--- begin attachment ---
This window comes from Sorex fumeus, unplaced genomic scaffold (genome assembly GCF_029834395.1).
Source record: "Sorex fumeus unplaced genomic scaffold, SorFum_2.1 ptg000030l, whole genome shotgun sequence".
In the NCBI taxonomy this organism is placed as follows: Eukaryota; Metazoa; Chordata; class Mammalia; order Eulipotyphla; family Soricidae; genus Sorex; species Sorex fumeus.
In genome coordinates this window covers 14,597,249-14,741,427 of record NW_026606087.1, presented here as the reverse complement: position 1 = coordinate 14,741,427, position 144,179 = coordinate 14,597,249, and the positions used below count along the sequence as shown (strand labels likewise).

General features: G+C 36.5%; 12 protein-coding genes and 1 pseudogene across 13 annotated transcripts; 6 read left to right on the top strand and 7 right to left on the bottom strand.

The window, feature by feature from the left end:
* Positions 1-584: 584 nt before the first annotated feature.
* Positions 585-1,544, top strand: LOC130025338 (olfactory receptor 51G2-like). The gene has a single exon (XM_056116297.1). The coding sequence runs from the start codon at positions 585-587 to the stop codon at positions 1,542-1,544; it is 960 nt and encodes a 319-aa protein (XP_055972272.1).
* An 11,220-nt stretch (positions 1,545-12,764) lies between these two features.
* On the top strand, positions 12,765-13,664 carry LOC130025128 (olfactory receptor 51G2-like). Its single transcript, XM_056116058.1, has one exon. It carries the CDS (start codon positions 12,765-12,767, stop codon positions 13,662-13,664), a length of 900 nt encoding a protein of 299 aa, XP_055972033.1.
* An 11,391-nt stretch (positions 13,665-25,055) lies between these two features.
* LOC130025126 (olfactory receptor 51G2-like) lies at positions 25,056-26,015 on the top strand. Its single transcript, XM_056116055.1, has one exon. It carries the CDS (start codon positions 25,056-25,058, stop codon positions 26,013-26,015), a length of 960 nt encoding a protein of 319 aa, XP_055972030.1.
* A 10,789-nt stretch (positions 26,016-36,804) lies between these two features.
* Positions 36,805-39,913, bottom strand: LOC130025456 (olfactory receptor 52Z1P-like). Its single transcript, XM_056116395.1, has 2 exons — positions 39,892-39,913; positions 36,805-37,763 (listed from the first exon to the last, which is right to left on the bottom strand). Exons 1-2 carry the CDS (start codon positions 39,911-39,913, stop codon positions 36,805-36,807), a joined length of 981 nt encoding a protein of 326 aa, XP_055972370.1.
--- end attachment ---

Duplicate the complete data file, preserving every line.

This window comes from Sorex fumeus, unplaced genomic scaffold (genome assembly GCF_029834395.1).
Source record: "Sorex fumeus unplaced genomic scaffold, SorFum_2.1 ptg000030l, whole genome shotgun sequence".
In the NCBI taxonomy this organism is placed as follows: Eukaryota; Metazoa; Chordata; class Mammalia; order Eulipotyphla; family Soricidae; genus Sorex; species Sorex fumeus.
In genome coordinates this window covers 14,597,249-14,741,427 of record NW_026606087.1, presented here as the reverse complement: position 1 = coordinate 14,741,427, position 144,179 = coordinate 14,597,249, and the positions used below count along the sequence as shown (strand labels likewise).

General features: G+C 36.5%; 12 protein-coding genes and 1 pseudogene across 13 annotated transcripts; 6 read left to right on the top strand and 7 right to left on the bottom strand.

The window, feature by feature from the left end:
* Positions 1-584: 584 nt before the first annotated feature.
* Positions 585-1,544, top strand: LOC130025338 (olfactory receptor 51G2-like). The gene has a single exon (XM_056116297.1). The coding sequence runs from the start codon at positions 585-587 to the stop codon at positions 1,542-1,544; it is 960 nt and encodes a 319-aa protein (XP_055972272.1).
* An 11,220-nt stretch (positions 1,545-12,764) lies between these two features.
* On the top strand, positions 12,765-13,664 carry LOC130025128 (olfactory receptor 51G2-like). Its single transcript, XM_056116058.1, has one exon. It carries the CDS (start codon positions 12,765-12,767, stop codon positions 13,662-13,664), a length of 900 nt encoding a protein of 299 aa, XP_055972033.1.
* An 11,391-nt stretch (positions 13,665-25,055) lies between these two features.
* LOC130025126 (olfactory receptor 51G2-like) lies at positions 25,056-26,015 on the top strand. Its single transcript, XM_056116055.1, has one exon. It carries the CDS (start codon positions 25,056-25,058, stop codon positions 26,013-26,015), a length of 960 nt encoding a protein of 319 aa, XP_055972030.1.
* A 10,789-nt stretch (positions 26,016-36,804) lies between these two features.
* Positions 36,805-39,913, bottom strand: LOC130025456 (olfactory receptor 52Z1P-like). Its single transcript, XM_056116395.1, has 2 exons — positions 39,892-39,913; positions 36,805-37,763 (listed from the first exon to the last, which is right to left on the bottom strand). Exons 1-2 carry the CDS (start codon positions 39,911-39,913, stop codon positions 36,805-36,807), a joined length of 981 nt encoding a protein of 326 aa, XP_055972370.1.